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The governing body of three schools being investigated over an alleged Islamic takeover plot has denied any wrongdoing and said some claims made against its staff "are so incredible as to not warrant further reply".
In a statement, the trust said the "heightened climate" around the allegations was giving licence "to a small number of people to air their opinions about Park View Academy and cite them, unchallenged, as 'proof' of the 'plot'"
A former staff member at Park View Academy has spoken out over an alleged 'Islamic takeover' at the Birmingham school, which they claim was led by senior members of the leadership team.
Among a range of complaints about the treatment of staff and pupils, the anonymous whistleblower told ITV News Midlands Correspondent Rupert Everlyn they had been called "slanderous" and "vindictive" after complaining of a lack of equality at the school.
"There is not equality for the girls and there is not equality for the female staff. That is not just non-Muslim staff, it is all the female staff," they said.
The teacher also claimed that when they raised alleged homophobia in the school that "wasn't being addressed", they were told by a senior member of staff: "It's what we believe".
Park View Academy is one of 21 schools currently under investigation by Ofsted over the alleged Operation Trojan Horse plot to seize control of governing bodies.
Ofsted chief inspector Sir Michael Wilshaw has asked for additional work to be carried out by the watchdog before final reports on the schools visited over alleged Islamic takeover plots are published.
The watchdog also announced that it has inspected a further three state primary schools in the city this week, bringing the total number of schools inspected to 21.
Ofsted inspected 15 Birmingham state schools last month at Education Secretary Michael Gove's request, plus inspections of the three schools belonging to the Park View Educational Trust.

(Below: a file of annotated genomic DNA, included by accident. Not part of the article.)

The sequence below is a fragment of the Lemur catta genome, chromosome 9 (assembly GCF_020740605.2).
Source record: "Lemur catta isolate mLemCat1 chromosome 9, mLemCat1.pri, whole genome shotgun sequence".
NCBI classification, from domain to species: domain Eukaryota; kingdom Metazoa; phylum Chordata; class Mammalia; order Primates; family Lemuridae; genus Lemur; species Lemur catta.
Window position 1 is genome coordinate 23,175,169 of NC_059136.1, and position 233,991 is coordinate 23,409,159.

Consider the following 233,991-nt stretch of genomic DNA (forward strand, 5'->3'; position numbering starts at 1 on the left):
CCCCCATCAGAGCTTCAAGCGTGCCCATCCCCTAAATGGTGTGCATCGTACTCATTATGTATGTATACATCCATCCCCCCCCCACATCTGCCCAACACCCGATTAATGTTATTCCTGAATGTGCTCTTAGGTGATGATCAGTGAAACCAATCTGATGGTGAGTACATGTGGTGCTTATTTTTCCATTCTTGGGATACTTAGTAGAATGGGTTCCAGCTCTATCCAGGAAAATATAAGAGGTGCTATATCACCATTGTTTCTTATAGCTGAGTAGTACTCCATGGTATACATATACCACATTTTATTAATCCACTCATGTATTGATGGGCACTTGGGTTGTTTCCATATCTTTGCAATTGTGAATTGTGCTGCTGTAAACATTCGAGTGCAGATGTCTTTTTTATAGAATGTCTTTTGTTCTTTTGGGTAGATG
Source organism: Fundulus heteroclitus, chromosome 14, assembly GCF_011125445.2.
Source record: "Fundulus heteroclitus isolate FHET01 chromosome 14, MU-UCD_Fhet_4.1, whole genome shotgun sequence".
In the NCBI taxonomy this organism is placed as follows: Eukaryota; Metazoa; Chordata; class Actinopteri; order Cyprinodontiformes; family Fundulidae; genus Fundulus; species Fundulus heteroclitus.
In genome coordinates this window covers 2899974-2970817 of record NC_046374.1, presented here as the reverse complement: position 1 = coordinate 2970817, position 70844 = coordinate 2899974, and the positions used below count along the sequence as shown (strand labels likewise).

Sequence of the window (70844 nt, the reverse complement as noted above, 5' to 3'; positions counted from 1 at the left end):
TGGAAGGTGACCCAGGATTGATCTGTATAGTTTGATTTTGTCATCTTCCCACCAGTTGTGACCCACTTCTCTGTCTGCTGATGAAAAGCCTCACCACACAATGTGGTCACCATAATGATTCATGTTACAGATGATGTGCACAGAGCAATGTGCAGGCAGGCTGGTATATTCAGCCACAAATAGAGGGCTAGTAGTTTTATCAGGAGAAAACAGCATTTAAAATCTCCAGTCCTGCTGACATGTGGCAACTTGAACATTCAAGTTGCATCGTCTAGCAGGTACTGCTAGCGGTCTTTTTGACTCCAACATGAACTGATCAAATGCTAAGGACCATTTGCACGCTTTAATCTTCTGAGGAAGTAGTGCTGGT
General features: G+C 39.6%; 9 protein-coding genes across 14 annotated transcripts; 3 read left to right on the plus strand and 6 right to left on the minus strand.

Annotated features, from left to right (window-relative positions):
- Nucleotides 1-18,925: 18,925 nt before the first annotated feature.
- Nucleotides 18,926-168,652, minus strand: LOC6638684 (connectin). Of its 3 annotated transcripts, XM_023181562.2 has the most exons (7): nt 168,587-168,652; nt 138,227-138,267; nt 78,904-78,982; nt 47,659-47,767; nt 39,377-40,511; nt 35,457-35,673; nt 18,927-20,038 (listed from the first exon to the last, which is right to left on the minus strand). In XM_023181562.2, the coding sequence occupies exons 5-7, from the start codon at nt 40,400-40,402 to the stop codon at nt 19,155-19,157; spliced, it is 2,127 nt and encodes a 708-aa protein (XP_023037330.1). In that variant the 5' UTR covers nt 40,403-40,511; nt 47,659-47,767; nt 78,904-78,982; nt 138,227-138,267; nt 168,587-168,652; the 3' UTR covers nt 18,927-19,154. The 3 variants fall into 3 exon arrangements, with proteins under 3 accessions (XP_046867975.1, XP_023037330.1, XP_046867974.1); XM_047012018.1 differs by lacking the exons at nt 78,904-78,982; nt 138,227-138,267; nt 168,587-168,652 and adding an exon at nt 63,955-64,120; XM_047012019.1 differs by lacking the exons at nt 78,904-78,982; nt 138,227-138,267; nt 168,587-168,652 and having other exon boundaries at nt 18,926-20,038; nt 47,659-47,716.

It is expected that all 21 inspection reports will be published at the beginning of June.
"Concerted efforts" to run six schools in Birmingham as strict Islamic institutions "would make some of us feel uncomfortable", according to a headteachers union.
Mr Hobby added that there were three key areas that are of "collective concern" by members.
They were; concerns pressure had been put on school leaders to adopt certain philosophies, staff being appointed on religious beliefs and not skills and fears youngsters were not getting their "basic entitlement" to a rounded education.
There have been "concerted efforts" to run a small number of Birmingham schools in line with strict Islamic principles, headteachers said.
The National Association of Head Teachers (NAHT) said it has concerns about actions within six primary and secondary schools in the city.
Members also expressed concerns that school leaders were pressured to adopt certain philosophies and staff were being appointed on their religious beliefs rather than their skills, according the union's general secretary Russell Hobby.
He added that there are fears some youngsters are not getting their "basic entitlement" to a rounded education.
The warning comes as inquiries by several bodies, including West Midlands Police, the Government and Ofsted, continue into allegations of a hardline Muslim takeover plot at a number of Birmingham's schools.
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A former teacher claims Park View Academy in Birmingham unfairly treats females and was unapologetic following complaints of homophobia.